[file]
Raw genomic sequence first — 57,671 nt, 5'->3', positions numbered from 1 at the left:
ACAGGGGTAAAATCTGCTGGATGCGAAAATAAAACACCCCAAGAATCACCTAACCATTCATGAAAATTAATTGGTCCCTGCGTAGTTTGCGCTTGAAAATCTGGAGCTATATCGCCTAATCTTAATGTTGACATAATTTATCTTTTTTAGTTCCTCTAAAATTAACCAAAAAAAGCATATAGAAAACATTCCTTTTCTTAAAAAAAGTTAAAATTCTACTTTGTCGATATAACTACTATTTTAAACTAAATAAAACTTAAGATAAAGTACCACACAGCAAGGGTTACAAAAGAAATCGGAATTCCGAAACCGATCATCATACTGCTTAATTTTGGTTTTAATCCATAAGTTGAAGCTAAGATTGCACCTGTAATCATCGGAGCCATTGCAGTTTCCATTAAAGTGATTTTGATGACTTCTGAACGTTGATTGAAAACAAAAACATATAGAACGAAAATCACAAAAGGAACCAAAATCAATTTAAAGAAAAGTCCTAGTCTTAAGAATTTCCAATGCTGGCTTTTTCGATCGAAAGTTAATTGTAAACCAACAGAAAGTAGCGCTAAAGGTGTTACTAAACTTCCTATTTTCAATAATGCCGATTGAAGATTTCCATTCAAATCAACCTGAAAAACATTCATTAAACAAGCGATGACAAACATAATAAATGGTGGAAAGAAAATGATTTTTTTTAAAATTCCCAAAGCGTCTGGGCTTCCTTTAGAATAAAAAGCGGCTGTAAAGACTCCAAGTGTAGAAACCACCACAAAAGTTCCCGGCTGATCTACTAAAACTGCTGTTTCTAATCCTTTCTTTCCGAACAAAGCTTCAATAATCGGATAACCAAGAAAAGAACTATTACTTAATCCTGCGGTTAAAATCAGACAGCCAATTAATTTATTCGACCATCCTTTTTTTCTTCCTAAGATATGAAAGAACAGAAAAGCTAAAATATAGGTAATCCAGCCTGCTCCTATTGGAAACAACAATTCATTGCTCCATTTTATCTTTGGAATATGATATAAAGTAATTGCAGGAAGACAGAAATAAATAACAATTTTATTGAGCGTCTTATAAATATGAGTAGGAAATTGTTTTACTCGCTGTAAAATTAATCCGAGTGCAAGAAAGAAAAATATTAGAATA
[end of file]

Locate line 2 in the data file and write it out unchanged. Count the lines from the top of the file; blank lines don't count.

ACAGGGGTAAAATCTGCTGGATGCGAAAATAAAACACCCCAAGAATCACCTAACCATTCATGAAAATTAATTGGTCCCTGCGTAGTTTGCGCTTGAAAATCTGGAGCTATATCGCCTAATCTTAATGTTGACATAATTTATCTTTTTTAGTTCCTCTAAAATTAACCAAAAAAAGCATATAGAAAACATTCCTTTTCTTAAAAAAAGTTAAAATTCTACTTTGTCGATATAACTACTATTTTAAACTAAATAAAACTTAAGATAAAGTACCACACAGCAAGGGTTACAAAAGAAATCGGAATTCCGAAACCGATCATCATACTGCTTAATTTTGGTTTTAATCCATAAGTTGAAGCTAAGATTGCACCTGTAATCATCGGAGCCATTGCAGTTTCCATTAAAGTGATTTTGATGACTTCTGAACGTTGATTGAAAACAAAAACATATAGAACGAAAATCACAAAAGGAACCAAAATCAATTTAAAGAAAAGTCCTAGTCTTAAGAATTTCCAATGCTGGCTTTTTCGATCGAAAGTTAATTGTAAACCAACAGAAAGTAGCGCTAAAGGTGTTACTAAACTTCCTATTTTCAATAATGCCGATTGAAGATTTCCATTCAAATCAACCTGAAAAACATTCATTAAACAAGCGATGACAAACATAATAAATGGTGGAAAGAAAATGATTTTTTTTAAAATTCCCAAAGCGTCTGGGCTTCCTTTAGAATAAAAAGCGGCTGTAAAGACTCCAAGTGTAGAAACCACCACAAAAGTTCCCGGCTGATCTACTAAAACTGCTGTTTCTAATCCTTTCTTTCCGAACAAAGCTTCAATAATCGGATAACCAAGAAAAGAACTATTACTTAATCCTGCGGTTAAAATCAGACAGCCAATTAATTTATTCGACCATCCTTTTTTTCTTCCTAAGATATGAAAGAACAGAAAAGCTAAAATATAGGTAATCCAGCCTGCTCCTATTGGAAACAACAATTCATTGCTCCATTTTATCTTTGGAATATGATATAAAGTAATTGCAGGAAGACAGAAATAAATAACAATTTTATTGAGCGTCTTATAAATATGAGTAGGAAATTGTTTTACTCGCTGTAAAATTAATCCGAGTGCAAGAAAGAAAAATATTAGAATA